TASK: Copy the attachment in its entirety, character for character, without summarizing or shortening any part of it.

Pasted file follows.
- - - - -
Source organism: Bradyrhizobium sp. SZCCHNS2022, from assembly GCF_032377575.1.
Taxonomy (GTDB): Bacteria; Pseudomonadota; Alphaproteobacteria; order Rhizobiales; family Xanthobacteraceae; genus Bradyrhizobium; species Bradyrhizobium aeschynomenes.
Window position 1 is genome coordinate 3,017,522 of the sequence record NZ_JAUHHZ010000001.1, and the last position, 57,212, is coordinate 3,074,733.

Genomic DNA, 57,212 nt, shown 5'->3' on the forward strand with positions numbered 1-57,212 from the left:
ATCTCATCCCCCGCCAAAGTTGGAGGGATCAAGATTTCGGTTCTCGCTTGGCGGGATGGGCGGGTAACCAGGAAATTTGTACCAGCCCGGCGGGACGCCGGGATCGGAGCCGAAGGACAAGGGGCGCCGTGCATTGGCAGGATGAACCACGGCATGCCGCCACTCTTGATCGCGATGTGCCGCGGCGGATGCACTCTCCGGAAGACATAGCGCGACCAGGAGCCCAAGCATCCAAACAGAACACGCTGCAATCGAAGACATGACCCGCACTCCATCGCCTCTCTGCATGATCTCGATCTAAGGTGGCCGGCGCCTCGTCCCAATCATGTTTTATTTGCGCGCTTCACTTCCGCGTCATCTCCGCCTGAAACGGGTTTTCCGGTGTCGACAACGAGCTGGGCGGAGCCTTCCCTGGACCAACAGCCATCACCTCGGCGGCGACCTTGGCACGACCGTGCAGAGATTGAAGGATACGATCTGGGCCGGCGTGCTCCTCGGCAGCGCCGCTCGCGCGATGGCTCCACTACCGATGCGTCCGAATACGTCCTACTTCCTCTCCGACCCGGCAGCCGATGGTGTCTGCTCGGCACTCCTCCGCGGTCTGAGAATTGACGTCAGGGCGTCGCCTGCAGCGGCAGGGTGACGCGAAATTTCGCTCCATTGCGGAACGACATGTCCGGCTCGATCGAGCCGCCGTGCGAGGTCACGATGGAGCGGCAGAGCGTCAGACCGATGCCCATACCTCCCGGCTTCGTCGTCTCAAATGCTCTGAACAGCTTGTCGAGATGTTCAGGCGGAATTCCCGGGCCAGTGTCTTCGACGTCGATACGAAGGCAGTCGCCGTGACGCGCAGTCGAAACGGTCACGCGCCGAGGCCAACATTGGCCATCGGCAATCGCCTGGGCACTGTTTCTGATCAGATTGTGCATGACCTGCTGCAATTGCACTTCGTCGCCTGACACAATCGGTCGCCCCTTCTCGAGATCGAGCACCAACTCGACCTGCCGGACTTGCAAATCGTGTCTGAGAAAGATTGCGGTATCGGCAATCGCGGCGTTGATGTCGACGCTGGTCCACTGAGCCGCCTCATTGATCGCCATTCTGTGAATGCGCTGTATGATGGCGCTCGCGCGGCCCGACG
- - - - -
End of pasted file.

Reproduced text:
Source organism: Bradyrhizobium sp. SZCCHNS2022, from assembly GCF_032377575.1.
Taxonomy (GTDB): Bacteria; Pseudomonadota; Alphaproteobacteria; order Rhizobiales; family Xanthobacteraceae; genus Bradyrhizobium; species Bradyrhizobium aeschynomenes.
Window position 1 is genome coordinate 3,017,522 of the sequence record NZ_JAUHHZ010000001.1, and the last position, 57,212, is coordinate 3,074,733.

Genomic DNA, 57,212 nt, shown 5'->3' on the forward strand with positions numbered 1-57,212 from the left:
ATCTCATCCCCCGCCAAAGTTGGAGGGATCAAGATTTCGGTTCTCGCTTGGCGGGATGGGCGGGTAACCAGGAAATTTGTACCAGCCCGGCGGGACGCCGGGATCGGAGCCGAAGGACAAGGGGCGCCGTGCATTGGCAGGATGAACCACGGCATGCCGCCACTCTTGATCGCGATGTGCCGCGGCGGATGCACTCTCCGGAAGACATAGCGCGACCAGGAGCCCAAGCATCCAAACAGAACACGCTGCAATCGAAGACATGACCCGCACTCCATCGCCTCTCTGCATGATCTCGATCTAAGGTGGCCGGCGCCTCGTCCCAATCATGTTTTATTTGCGCGCTTCACTTCCGCGTCATCTCCGCCTGAAACGGGTTTTCCGGTGTCGACAACGAGCTGGGCGGAGCCTTCCCTGGACCAACAGCCATCACCTCGGCGGCGACCTTGGCACGACCGTGCAGAGATTGAAGGATACGATCTGGGCCGGCGTGCTCCTCGGCAGCGCCGCTCGCGCGATGGCTCCACTACCGATGCGTCCGAATACGTCCTACTTCCTCTCCGACCCGGCAGCCGATGGTGTCTGCTCGGCACTCCTCCGCGGTCTGAGAATTGACGTCAGGGCGTCGCCTGCAGCGGCAGGGTGACGCGAAATTTCGCTCCATTGCGGAACGACATGTCCGGCTCGATCGAGCCGCCGTGCGAGGTCACGATGGAGCGGCAGAGCGTCAGACCGATGCCCATACCTCCCGGCTTCGTCGTCTCAAATGCTCTGAACAGCTTGTCGAGATGTTCAGGCGGAATTCCCGGGCCAGTGTCTTCGACGTCGATACGAAGGCAGTCGCCGTGACGCGCAGTCGAAACGGTCACGCGCCGAGGCCAACATTGGCCATCGGCAATCGCCTGGGCACTGTTTCTGATCAGATTGTGCATGACCTGCTGCAATTGCACTTCGTCGCCTGACACAATCGGTCGCCCCTTCTCGAGATCGAGCACCAACTCGACCTGCCGGACTTGCAAATCGTGTCTGAGAAAGATTGCGGTATCGGCAATCGCGGCGTTGATGTCGACGCTGGTCCACTGAGCCGCCTCATTGATCGCCATTCTGTGAATGCGCTGTATGATGGCGCTCGCGCGGCCCGACG